Meanwhile, politicians from all three main parties were launching a new “independent, non-party research initiative” to consider how to make our system of government more effective. Led by two former ministers, Labour’s John Healey and the Conservatives’ Nick Herbert, ‘Governup’ will work on research projects – covering topics from civil service skills and the role of politicians to the future of devolved government and the role of the central departments in governance. It aims to publish the first of its findings before the next general election, taking advantage of what advisory board member Dan Corry – a former civil servant and special adviser – describes as a “golden window of opportunity” to build consensus among the parties, all of which have both recent experience in government and a fair chance of returning to power soon.
Governup was launched on the same day as a House of Commons debate on civil service reform, in which Public Administration Select Committee chair Bernard Jenkin continued his campaign to establish a parliamentary commission on the future of the civil service. Jenkin welcomed the new organisation, but insisted that a parliamentary commission was still needed since “only Parliament can put the necessary authority behind a programme of reform: a parliamentary commission could not be ignored.”
Corry argues, however, that Governup’s current lack of authority is not a concern: the organisation is trying to stimulate debate, rather than implement change. “There may be room for a parliamentary commission or something like that, but I think at the minute we need to be churning ideas around,” he says. “Eventually you’ve got to get down to nuts and bolts, but at the minute the question is: what is the problem? What’s going wrong? Why is it going wrong? What are the solutions? It may well be that other forums then need to take some of that up and [implement] it.”
Founder Nick Herbert told the Commons that “the concept of a parliamentary commission – an old fashioned, inquisitorial model – is entirely wrong”, and emphasised the need for a body which would look forwards rather than back. Governup certainly seems to have clout, not just to generate debate but also to influence implementation: its advisory board includes figures such as government’s lead non-executive director Lord Browne and PAC chair Margaret Hodge. It will also work in partnership with think tanks including the Institute for Government, and will soon appoint a reference panel of civil servants.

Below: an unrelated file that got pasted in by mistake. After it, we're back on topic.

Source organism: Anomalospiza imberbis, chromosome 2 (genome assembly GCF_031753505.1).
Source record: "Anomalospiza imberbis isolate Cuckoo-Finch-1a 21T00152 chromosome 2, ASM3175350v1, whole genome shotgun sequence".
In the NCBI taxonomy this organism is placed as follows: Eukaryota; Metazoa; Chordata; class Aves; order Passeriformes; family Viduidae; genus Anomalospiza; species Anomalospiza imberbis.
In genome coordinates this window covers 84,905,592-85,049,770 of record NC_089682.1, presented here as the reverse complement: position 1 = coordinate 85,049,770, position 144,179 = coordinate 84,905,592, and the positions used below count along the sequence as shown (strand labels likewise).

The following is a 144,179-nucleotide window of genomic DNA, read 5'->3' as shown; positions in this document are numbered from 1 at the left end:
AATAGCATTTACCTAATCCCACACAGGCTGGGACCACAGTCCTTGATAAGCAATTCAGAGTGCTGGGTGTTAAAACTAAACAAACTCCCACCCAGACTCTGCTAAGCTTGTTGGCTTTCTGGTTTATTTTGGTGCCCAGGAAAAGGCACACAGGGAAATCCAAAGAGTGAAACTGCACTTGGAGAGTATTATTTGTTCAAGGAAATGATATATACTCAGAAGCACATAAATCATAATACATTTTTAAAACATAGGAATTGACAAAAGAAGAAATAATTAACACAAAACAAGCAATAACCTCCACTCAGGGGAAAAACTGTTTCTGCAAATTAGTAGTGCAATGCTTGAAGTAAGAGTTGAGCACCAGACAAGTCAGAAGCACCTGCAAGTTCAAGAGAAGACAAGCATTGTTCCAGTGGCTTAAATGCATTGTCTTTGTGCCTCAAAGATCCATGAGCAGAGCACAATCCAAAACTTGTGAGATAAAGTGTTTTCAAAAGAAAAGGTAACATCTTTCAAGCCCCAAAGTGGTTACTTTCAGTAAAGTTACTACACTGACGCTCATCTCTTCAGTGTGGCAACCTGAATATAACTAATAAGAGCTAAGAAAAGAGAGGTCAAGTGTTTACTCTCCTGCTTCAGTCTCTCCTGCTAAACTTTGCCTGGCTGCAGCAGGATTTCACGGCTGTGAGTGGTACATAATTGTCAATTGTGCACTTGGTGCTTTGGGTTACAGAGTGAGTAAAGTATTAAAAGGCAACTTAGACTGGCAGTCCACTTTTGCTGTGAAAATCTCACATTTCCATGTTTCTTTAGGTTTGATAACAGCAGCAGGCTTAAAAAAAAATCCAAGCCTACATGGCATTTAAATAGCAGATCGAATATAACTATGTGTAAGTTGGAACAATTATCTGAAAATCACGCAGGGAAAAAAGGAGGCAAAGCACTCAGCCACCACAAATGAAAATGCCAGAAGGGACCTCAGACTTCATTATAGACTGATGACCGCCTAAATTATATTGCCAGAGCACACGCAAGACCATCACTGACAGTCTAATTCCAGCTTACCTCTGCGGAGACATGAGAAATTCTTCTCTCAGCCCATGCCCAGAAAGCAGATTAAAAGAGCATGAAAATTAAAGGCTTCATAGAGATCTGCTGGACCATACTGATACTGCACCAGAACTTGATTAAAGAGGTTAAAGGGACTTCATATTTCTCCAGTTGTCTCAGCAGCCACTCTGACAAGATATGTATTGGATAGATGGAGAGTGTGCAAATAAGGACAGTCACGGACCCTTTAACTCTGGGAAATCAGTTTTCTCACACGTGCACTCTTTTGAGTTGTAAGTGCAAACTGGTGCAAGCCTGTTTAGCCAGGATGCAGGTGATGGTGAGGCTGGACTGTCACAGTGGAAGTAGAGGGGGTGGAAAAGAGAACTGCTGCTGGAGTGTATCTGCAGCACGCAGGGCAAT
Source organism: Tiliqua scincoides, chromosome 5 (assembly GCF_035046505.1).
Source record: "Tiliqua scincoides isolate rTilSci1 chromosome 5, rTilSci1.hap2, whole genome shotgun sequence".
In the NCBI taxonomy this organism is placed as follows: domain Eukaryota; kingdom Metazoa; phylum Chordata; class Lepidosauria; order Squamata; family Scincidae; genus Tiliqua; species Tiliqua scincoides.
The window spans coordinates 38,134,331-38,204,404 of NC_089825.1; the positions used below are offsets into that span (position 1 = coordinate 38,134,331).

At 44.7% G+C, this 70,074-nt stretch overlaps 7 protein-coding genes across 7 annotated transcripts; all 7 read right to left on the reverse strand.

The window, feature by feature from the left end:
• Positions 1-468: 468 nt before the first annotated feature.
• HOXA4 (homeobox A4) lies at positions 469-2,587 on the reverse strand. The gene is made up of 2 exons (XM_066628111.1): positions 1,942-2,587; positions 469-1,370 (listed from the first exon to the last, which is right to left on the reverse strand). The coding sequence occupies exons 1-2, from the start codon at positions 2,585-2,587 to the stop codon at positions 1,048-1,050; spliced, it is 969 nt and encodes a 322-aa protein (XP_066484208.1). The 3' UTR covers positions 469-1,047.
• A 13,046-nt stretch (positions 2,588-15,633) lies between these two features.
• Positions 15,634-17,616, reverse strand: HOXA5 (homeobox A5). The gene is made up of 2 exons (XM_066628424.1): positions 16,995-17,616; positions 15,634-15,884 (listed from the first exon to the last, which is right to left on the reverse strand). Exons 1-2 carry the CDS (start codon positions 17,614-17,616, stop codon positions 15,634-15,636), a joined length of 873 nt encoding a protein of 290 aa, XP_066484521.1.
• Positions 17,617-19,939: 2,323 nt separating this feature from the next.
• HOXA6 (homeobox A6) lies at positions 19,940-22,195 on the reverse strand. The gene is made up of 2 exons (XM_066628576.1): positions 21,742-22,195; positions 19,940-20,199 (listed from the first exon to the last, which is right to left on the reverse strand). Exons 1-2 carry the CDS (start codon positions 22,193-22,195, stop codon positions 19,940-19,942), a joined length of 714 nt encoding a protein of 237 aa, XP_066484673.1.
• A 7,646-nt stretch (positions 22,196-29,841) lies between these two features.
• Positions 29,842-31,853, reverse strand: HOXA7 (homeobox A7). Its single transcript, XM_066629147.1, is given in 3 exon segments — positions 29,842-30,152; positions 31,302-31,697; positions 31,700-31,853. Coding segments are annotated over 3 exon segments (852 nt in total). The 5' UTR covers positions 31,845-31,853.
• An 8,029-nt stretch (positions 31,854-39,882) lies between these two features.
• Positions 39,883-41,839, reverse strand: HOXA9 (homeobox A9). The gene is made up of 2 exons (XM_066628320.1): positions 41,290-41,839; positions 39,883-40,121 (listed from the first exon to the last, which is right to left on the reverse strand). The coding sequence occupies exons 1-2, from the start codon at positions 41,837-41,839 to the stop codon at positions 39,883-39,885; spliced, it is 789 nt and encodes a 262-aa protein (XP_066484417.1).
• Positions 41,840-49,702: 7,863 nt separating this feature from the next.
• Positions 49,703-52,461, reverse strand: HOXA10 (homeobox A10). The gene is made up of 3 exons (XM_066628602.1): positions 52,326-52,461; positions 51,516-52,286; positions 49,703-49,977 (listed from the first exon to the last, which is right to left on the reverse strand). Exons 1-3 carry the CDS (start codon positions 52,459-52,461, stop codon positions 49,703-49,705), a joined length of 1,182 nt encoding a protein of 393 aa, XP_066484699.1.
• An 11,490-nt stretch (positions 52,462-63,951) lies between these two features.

As the end of the Parliament hoves into view, MPs – left idle by the light legislative timetable – are reviewing the government’s track record of turning its ideas into workable, delivered policies; and many pin the blame for failures on a dysfunctional system of government. Few believe that our settlement can’t be significantly improved, with Labour, Liberal Democrat and Tory politicians all having experienced challenges around – for example – accountability, skills, workforce management, investment and minister-civil servant relationships. Their solutions and approaches may differ, but consideration of the problem cannot be a bad thing. In fact, it should probably run wider still. Politicians on all sides stepped up last week to give their opinions on our system of government; hopefully, at some point the people who operate it every day – civil servants themselves – will also be given an opportunity to contribute their views.